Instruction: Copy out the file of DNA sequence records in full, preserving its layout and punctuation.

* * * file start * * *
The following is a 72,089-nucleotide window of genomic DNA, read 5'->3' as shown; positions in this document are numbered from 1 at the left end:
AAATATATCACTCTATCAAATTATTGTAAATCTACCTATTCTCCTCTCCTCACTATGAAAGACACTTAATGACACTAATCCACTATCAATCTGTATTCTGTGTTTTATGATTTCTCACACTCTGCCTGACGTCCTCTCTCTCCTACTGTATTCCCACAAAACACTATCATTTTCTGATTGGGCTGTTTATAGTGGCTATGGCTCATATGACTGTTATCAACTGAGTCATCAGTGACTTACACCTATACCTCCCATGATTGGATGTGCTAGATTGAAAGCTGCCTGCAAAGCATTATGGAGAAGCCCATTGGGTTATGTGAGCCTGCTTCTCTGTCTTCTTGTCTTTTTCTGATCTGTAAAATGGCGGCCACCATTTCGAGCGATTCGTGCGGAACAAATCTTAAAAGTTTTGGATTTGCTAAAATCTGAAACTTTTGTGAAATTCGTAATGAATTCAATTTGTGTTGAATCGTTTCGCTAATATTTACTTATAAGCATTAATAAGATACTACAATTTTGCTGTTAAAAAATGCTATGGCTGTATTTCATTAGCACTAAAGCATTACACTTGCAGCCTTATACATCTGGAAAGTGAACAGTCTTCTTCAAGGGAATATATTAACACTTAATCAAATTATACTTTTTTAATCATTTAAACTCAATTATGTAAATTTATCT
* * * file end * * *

The following is a 72,089-nucleotide window of genomic DNA, read 5'->3' as shown; positions in this document are numbered from 1 at the left end:
AAATATATCACTCTATCAAATTATTGTAAATCTACCTATTCTCCTCTCCTCACTATGAAAGACACTTAATGACACTAATCCACTATCAATCTGTATTCTGTGTTTTATGATTTCTCACACTCTGCCTGACGTCCTCTCTCTCCTACTGTATTCCCACAAAACACTATCATTTTCTGATTGGGCTGTTTATAGTGGCTATGGCTCATATGACTGTTATCAACTGAGTCATCAGTGACTTACACCTATACCTCCCATGATTGGATGTGCTAGATTGAAAGCTGCCTGCAAAGCATTATGGAGAAGCCCATTGGGTTATGTGAGCCTGCTTCTCTGTCTTCTTGTCTTTTTCTGATCTGTAAAATGGCGGCCACCATTTCGAGCGATTCGTGCGGAACAAATCTTAAAAGTTTTGGATTTGCTAAAATCTGAAACTTTTGTGAAATTCGTAATGAATTCAATTTGTGTTGAATCGTTTCGCTAATATTTACTTATAAGCATTAATAAGATACTACAATTTTGCTGTTAAAAAATGCTATGGCTGTATTTCATTAGCACTAAAGCATTACACTTGCAGCCTTATACATCTGGAAAGTGAACAGTCTTCTTCAAGGGAATATATTAACACTTAATCAAATTATACTTTTTTAATCATTTAAACTCAATTATGTAAATTTATCT